We are indeed just now in a bookish and poetical district, for a little more than a mile to the east of Crabbet, in a beautiful Tudor house in a hollow close to the station, lived Frederick Locker-Lampson, the London lyricist; and here are treasured the famous Rowfant books and manuscripts which he brought together—the subject of graceful verses by many of his friends. Not the least charming of these tributes (printed in the Rowfant Catalogue in 1886) are Mr. Andrew Lang's lines:

TO F. L.

     I mind that Forest Shepherd's saw,
       For, when men preached of Heaven, quoth he;
     "It's a' that's bricht, and a' that's braw,
       But Bourhope's guid eneuch for me!"

     Beneath the green deep-bosomed hills
       That guard Saint Mary's Loch it lies,
     The silence of the pasture fills
       That shepherd's homely paradise.

     Enough for him his mountain lake,
       His glen the hern went singing through,
     And Rowfant, when the thrushes wake,
       May well seem good enough for YOU.

     For all is old, and tried, and dear,
       And all is fair, and round about
     The brook that murmurs from the mere
       Is dimpled with the rising trout.

     But when the skies of shorter days
       Are dark and all the "ways are mire,"
     How bright upon your books the blaze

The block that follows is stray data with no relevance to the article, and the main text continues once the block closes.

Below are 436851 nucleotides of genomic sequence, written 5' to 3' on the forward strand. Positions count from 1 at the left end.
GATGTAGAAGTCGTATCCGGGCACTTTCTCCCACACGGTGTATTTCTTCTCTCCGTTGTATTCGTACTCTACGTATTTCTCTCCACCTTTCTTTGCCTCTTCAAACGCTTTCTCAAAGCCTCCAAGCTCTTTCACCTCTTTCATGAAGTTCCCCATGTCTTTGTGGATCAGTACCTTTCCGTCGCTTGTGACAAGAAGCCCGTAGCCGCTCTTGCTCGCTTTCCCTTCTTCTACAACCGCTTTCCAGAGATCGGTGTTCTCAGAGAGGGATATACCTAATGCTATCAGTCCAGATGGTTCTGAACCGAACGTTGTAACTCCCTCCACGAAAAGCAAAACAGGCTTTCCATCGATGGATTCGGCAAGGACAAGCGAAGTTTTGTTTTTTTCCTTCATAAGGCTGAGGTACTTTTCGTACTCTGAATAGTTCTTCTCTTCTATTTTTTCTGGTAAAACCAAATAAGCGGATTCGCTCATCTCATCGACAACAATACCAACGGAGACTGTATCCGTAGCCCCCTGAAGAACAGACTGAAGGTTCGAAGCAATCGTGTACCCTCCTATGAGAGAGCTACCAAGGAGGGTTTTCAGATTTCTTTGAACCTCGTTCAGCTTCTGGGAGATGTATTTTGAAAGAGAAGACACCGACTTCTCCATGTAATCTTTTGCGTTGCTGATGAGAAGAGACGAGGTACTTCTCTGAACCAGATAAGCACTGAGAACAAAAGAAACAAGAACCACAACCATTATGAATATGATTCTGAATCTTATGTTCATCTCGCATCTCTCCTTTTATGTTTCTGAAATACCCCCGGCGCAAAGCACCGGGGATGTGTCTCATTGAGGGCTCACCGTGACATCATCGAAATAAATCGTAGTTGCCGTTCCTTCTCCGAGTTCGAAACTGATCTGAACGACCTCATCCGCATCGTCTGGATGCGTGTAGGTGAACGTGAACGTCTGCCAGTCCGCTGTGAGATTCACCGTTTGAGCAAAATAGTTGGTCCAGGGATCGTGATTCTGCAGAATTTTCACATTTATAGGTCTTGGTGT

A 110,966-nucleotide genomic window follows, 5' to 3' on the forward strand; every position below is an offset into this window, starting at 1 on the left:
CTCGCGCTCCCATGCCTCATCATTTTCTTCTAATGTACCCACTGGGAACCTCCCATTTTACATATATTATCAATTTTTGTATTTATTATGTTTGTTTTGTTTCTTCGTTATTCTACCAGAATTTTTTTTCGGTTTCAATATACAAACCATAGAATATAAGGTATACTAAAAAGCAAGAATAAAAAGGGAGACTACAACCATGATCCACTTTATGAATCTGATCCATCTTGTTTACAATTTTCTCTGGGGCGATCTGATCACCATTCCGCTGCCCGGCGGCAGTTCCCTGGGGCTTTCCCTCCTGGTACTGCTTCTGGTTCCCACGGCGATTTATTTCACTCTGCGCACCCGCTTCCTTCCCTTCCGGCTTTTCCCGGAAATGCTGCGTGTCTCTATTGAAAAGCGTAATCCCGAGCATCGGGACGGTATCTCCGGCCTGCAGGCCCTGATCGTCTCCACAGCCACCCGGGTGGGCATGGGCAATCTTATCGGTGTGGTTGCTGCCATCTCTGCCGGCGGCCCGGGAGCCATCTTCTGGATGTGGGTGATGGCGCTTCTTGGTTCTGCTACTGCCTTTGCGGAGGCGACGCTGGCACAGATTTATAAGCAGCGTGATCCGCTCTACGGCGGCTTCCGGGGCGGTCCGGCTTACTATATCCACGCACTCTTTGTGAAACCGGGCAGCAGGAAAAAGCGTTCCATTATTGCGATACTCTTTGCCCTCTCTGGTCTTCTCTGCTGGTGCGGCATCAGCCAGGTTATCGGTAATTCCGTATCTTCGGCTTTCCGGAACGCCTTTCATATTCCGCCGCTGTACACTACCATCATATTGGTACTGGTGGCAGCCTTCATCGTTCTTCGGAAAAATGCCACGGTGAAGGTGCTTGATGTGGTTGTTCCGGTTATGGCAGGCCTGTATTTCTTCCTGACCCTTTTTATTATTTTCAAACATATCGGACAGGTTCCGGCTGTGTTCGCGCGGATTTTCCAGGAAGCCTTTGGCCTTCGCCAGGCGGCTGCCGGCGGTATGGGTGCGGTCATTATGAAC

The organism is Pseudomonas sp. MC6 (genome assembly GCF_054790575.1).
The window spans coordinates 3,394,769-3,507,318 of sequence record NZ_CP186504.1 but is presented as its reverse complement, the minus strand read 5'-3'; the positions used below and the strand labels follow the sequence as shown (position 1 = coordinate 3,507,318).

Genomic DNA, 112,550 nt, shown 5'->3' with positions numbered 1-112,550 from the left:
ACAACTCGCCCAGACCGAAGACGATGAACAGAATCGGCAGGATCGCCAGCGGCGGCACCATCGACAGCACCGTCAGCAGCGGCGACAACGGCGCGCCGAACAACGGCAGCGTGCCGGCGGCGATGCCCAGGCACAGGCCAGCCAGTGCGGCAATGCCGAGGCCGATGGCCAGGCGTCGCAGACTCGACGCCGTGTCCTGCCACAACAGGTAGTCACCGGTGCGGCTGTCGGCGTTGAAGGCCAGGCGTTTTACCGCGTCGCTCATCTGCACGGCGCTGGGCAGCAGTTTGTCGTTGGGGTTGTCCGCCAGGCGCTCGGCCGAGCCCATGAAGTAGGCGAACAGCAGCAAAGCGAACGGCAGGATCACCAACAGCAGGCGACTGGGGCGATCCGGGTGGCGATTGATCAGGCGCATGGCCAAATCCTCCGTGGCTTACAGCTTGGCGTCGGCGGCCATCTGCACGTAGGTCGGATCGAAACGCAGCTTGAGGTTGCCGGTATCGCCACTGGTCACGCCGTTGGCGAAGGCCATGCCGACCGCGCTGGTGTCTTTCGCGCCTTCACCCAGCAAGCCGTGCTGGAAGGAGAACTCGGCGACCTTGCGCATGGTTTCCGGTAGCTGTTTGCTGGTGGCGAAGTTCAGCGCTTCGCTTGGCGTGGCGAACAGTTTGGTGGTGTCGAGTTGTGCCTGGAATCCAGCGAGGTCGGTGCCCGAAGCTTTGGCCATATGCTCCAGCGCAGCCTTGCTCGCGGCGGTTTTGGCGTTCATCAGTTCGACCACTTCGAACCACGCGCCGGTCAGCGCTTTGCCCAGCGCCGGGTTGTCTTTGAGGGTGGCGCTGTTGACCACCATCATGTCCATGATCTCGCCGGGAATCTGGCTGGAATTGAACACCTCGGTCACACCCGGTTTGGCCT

Gleams from the cheerful study fire.

     On quartos where our fathers read,
       Enthralled, the Book of Shakespeare's play,
     On all that Poe could dream of dread,
       And all that Herrick sang of gay!

     Fair first editions, duly prized,
       Above them all, methinks, I rate
     The tome where Walton's hand revised
       His wonderful receipts for bait!

     Happy, who rich in toys like these
       Forgets a weary nation's ills,
     Who from his study window sees
       The circle of the Sussex hills.

Rowfant was once the scene of one of the most determined struggles in history. The contestants were a series of Titmice and the G.P.O., and the account of the war may be read in the Natural History Museum at South Kensington:—"In 1888, a pair of the Great Titmouse (Parus major) began to build their nest in the post-box which stood in the road at Rowfant, and into which letters, &c., were posted and taken out by the door daily. One of the birds was killed by a boy, and the nest was not finished. In 1889, a pair completed the nest, laid seven eggs, and began to sit; but one day, when an unusual number of post-cards were dropped into, and nearly filled, the box, the birds deserted the nest, which was afterwards removed with the eggs. In 1890, a pair built a new nest and laid seven eggs, and reared a brood of five young, although the letters posted were often found lying on the back of the sitting bird, which never left the nest when the door of the box was opened to take out the letters. The birds went in and out by the slit."